Fluoxetine and venlafaxine are effective treatments for depression
Controversy continues to surround the effectiveness of antidepressants, with some suggesting that their benefits are overstated in patients with major depressive disorder. However, two recent studies found that fluoxetine and venlafaxine are effective treatments for depression. Researchers recently reanalyzed the results from 41 randomized controlled trials of fluoxetine and venlafaxine to determine the short-term efficacy of these medications. Their first study found both drugs to be effective for treating major depression in all age groups. Their second study found that both medications decreased suicidal thoughts and behaviors in adult and geriatric patients with no evidence of increased suicide risk in youths. Both studies, supported in part by AHRQ, are summarized here.
Gibbons, R.D., Hur, K., Brown, C.H., and others (2012, June). "Benefits from antidepressants." Archives of General Psychiatry 69(6), pp. 572-579.
The researchers obtained patient data from 12 adult, 4 geriatric, and 4 youth randomized controlled trials of fluoxetine. Data were also analyzed from another 21 adult trials of venlafaxine (11 for the intermediate-release formulation and 10 for the extended-release formulation). All of the information was received from the drugs’ manufacturers and one large National Institute of Mental Health trial. Clinical response rates as well as relapse/remission rates were estimated. Clinical benefits of treatment were found for both drugs. Youths tended to obtain the greatest treatment effect. Only 5.7 percent of children receiving a placebo responded compared to 29.8 percent of children receiving fluoxetine. The difference in remission rate was 30.1 percent. More than half (55.1 percent) of adult patients experienced a 50 percent reduction in the severity of their depression compared to 33.7 percent for patients in the control groups. The remission rate for treated adults was 45.8 percent versus 30.2 percent for controls. Differences in response and remission rates were the weakest for geriatric patients at 9.9 percent and 6.5 percent, respectively. Similar results were also found for venlafaxine, although the intermediate-release formulation had better efficacy than the extended-release formulation.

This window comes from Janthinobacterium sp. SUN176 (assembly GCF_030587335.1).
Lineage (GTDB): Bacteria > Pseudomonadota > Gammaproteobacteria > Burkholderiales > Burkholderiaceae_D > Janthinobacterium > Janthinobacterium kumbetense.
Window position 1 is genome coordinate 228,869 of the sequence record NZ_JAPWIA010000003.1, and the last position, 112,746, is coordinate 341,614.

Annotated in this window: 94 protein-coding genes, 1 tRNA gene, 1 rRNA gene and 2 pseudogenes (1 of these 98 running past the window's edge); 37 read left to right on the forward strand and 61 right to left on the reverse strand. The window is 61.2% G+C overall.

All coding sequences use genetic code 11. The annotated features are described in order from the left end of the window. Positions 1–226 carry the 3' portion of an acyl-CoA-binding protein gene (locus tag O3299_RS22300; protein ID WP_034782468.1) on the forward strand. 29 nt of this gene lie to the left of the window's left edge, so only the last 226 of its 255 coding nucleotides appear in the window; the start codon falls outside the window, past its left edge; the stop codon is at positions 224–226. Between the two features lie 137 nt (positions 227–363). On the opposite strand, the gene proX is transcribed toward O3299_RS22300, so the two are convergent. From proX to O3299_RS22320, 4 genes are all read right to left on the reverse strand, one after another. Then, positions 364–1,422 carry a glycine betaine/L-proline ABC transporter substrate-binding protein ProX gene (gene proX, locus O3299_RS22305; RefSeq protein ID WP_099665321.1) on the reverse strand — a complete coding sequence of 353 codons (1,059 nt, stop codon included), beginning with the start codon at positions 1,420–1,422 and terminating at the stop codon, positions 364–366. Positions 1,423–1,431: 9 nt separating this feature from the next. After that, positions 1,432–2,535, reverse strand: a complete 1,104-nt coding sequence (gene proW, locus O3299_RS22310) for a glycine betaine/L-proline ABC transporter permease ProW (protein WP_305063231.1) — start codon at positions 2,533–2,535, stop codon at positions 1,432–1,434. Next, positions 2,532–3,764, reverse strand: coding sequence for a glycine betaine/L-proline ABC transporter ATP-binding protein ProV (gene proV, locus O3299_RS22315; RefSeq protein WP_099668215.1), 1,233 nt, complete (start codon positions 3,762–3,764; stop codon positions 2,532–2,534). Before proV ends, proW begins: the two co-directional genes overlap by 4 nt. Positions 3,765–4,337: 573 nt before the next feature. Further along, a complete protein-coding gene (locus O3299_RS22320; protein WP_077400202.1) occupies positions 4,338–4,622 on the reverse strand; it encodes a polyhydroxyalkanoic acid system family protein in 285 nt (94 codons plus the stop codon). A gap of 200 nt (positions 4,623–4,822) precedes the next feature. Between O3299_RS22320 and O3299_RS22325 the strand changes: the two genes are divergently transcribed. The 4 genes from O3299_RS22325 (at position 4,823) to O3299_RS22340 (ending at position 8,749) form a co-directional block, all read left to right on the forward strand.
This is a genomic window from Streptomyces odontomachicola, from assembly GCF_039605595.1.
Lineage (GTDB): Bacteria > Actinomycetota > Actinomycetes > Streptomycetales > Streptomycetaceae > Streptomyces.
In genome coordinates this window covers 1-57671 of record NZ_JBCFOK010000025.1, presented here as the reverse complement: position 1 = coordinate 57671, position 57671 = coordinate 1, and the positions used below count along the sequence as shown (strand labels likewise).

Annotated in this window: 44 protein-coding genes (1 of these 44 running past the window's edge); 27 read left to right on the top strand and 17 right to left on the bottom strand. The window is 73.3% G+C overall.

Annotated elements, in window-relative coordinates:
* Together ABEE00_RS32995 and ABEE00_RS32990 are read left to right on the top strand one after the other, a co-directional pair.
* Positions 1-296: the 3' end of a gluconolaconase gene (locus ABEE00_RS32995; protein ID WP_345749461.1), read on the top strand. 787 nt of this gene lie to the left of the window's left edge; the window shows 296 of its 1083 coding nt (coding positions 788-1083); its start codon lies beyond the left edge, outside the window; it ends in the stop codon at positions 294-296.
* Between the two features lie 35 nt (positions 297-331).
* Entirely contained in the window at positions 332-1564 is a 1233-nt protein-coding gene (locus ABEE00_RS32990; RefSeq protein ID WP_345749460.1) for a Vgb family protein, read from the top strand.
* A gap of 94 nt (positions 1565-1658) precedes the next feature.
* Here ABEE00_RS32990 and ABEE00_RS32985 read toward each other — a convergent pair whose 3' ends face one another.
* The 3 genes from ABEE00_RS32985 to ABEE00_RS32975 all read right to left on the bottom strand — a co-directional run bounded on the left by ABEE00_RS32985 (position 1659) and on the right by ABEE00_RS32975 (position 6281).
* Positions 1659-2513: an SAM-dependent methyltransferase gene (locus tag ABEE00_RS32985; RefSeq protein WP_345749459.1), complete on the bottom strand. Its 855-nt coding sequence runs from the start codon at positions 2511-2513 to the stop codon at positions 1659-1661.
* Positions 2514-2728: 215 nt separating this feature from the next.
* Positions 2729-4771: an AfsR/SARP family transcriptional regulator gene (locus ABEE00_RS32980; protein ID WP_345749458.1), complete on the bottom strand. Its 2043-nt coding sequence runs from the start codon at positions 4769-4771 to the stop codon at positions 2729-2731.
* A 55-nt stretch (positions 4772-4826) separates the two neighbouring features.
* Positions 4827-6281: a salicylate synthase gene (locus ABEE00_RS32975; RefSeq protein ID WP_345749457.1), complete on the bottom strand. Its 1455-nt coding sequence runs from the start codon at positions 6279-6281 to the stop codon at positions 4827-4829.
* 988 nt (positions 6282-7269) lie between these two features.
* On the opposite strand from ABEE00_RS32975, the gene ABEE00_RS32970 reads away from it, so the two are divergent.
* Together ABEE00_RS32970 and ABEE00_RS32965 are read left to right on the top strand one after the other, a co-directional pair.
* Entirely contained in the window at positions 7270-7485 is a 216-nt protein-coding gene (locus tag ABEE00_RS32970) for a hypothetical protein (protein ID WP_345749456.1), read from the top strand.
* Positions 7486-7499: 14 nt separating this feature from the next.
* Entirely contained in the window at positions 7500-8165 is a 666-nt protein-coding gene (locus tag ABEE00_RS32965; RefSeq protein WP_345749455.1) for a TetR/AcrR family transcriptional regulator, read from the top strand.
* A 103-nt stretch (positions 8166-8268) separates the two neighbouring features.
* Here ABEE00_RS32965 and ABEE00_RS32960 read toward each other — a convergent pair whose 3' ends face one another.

Gibbons, R.D., Brown, C.H., Hur, K., and others (2012, June). "Suicidal thoughts and behavior with antidepressant treatment." Archives of General Psychiatry 69(6), pp. 580-587.
In their second study, the researchers investigated risk of suicidal thoughts and behaviors in patients taking active medication versus placebo. They analyzed the responses to the suicide items listed in two depression rating scales (one for children and one for adults). They also reviewed adverse event reports of suicide attempts and actual suicides. They found no evidence to suggest an increase in suicide risk from treatment with either fluoxetine or venlafaxine. At baseline, suicide risk was 3 percent for geriatric patients, 5 percent for adults, and 20 percent for youths. Suicidal thoughts and behaviors decreased over time as treatment continued in adults and geriatric patients compared to patients on placebo. A mediational analysis revealed that this was the result of a decrease in depressive symptoms. However, there were no significant drug effects on suicidal thoughts and behavior in children and adolescents.